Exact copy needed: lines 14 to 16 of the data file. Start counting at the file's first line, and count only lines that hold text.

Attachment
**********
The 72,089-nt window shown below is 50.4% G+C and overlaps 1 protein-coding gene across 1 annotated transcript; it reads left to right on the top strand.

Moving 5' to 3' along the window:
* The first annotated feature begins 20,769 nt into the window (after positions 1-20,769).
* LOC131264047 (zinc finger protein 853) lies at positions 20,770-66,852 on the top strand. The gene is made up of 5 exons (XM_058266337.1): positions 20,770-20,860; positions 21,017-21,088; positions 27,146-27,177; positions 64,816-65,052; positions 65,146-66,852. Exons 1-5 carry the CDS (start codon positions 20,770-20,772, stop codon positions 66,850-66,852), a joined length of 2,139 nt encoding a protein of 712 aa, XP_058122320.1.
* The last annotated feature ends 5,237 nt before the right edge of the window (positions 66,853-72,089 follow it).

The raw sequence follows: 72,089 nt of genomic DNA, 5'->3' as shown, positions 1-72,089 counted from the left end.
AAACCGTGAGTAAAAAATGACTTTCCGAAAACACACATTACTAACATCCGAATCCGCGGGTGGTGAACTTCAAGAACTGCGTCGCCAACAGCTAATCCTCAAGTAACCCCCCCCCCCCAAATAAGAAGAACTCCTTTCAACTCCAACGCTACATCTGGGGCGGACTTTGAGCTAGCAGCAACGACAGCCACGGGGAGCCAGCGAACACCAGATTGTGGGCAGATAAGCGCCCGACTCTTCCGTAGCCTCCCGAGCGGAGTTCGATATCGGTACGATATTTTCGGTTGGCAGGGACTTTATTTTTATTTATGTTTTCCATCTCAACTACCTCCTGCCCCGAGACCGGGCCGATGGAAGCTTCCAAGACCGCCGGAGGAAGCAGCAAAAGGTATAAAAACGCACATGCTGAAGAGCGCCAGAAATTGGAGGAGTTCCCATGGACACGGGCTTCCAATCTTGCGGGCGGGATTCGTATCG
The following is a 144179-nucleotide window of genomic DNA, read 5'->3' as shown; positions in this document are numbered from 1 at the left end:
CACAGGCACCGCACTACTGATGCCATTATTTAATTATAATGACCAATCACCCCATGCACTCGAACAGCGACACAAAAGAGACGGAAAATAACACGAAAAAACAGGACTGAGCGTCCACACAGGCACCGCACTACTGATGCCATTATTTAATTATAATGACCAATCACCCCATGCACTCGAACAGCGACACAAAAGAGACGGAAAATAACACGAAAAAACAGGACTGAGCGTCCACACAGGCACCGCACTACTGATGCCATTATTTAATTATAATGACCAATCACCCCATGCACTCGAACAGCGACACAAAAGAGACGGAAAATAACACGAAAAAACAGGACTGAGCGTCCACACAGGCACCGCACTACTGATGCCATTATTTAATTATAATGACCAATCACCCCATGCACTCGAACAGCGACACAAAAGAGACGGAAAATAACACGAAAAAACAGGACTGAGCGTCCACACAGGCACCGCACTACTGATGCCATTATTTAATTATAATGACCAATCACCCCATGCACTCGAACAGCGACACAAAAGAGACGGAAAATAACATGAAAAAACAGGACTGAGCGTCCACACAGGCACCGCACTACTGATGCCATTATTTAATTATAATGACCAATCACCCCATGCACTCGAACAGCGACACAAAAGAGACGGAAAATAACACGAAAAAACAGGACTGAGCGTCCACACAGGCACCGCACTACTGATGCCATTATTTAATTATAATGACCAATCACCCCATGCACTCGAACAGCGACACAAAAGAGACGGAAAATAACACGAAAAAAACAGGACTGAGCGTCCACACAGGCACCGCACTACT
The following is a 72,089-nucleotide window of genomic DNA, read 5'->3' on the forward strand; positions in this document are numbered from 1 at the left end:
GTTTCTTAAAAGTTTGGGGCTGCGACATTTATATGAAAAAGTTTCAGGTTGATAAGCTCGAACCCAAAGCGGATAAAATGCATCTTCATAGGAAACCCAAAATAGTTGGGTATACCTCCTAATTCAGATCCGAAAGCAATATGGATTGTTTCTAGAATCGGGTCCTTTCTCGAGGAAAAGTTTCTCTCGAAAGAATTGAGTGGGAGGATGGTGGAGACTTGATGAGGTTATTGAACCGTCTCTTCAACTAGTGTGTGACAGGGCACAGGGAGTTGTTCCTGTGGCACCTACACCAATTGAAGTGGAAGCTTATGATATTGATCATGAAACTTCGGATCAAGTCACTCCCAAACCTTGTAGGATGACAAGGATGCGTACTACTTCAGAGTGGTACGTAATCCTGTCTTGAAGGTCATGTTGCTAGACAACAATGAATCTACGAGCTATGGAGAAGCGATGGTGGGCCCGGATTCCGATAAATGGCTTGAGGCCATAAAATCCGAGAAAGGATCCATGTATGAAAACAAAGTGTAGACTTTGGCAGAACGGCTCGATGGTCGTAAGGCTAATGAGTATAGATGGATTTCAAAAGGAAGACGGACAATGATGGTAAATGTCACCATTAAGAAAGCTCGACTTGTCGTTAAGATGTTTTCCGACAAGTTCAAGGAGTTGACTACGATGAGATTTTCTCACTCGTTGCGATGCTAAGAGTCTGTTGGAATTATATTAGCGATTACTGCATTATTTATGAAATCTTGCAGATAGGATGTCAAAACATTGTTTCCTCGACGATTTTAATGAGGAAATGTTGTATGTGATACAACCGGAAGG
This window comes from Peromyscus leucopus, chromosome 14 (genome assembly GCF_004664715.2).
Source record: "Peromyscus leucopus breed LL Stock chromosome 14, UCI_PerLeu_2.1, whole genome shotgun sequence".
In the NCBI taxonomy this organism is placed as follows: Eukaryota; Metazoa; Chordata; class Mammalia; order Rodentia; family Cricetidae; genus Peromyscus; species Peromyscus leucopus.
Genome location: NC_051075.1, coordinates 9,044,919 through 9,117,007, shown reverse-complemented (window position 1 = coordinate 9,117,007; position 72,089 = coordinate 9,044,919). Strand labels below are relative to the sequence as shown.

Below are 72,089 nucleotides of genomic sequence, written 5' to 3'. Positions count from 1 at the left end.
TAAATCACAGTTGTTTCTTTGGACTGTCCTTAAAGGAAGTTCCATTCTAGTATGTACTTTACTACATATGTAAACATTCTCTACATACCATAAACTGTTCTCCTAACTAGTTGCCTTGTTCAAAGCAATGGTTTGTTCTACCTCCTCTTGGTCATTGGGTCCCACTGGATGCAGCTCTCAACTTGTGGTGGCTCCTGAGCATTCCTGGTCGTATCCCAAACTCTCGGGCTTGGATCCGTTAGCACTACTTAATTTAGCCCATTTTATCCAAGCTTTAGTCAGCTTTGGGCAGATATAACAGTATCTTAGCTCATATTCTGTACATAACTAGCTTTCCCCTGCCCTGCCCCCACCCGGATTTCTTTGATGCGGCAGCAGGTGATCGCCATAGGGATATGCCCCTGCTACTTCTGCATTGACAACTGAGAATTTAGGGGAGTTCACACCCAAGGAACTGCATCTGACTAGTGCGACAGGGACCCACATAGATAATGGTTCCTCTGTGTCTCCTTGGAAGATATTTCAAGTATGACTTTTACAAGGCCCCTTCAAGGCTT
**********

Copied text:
In the NCBI taxonomy this organism is placed as follows: Eukaryota; Metazoa; Chordata; class Mammalia; order Rodentia; family Cricetidae; genus Peromyscus; species Peromyscus leucopus.
Genome location: NC_051075.1, coordinates 9,044,919 through 9,117,007, shown reverse-complemented (window position 1 = coordinate 9,117,007; position 72,089 = coordinate 9,044,919). Strand labels below are relative to the sequence as shown.

Below are 72,089 nucleotides of genomic sequence, written 5' to 3'. Positions count from 1 at the left end.